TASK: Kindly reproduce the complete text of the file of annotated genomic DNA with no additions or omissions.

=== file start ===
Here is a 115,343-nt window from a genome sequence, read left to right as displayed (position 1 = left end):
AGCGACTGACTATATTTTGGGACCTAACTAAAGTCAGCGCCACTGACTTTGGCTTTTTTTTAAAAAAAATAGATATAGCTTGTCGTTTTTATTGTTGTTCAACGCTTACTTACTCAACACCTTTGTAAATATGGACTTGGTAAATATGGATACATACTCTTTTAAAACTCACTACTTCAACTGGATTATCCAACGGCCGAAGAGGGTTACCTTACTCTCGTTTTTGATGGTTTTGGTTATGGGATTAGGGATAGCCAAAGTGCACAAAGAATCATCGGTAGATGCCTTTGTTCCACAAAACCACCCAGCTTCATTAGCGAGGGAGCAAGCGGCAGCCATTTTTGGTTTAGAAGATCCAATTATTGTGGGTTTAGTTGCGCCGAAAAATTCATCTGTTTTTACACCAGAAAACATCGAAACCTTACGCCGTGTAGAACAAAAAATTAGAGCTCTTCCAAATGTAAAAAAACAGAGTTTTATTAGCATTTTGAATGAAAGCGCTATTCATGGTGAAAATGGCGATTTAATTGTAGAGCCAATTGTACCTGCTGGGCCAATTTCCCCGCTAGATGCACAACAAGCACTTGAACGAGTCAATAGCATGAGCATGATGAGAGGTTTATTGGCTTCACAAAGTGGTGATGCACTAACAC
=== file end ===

Here is a 115,343-nt window from a genome sequence, read left to right as displayed (position 1 = left end):
AGCGACTGACTATATTTTGGGACCTAACTAAAGTCAGCGCCACTGACTTTGGCTTTTTTTTAAAAAAAATAGATATAGCTTGTCGTTTTTATTGTTGTTCAACGCTTACTTACTCAACACCTTTGTAAATATGGACTTGGTAAATATGGATACATACTCTTTTAAAACTCACTACTTCAACTGGATTATCCAACGGCCGAAGAGGGTTACCTTACTCTCGTTTTTGATGGTTTTGGTTATGGGATTAGGGATAGCCAAAGTGCACAAAGAATCATCGGTAGATGCCTTTGTTCCACAAAACCACCCAGCTTCATTAGCGAGGGAGCAAGCGGCAGCCATTTTTGGTTTAGAAGATCCAATTATTGTGGGTTTAGTTGCGCCGAAAAATTCATCTGTTTTTACACCAGAAAACATCGAAACCTTACGCCGTGTAGAACAAAAAATTAGAGCTCTTCCAAATGTAAAAAAACAGAGTTTTATTAGCATTTTGAATGAAAGCGCTATTCATGGTGAAAATGGCGATTTAATTGTAGAGCCAATTGTACCTGCTGGGCCAATTTCCCCGCTAGATGCACAACAAGCACTTGAACGAGTCAATAGCATGAGCATGATGAGAGGTTTATTGGCTTCACAAAGTGGTGATGCACTAACAC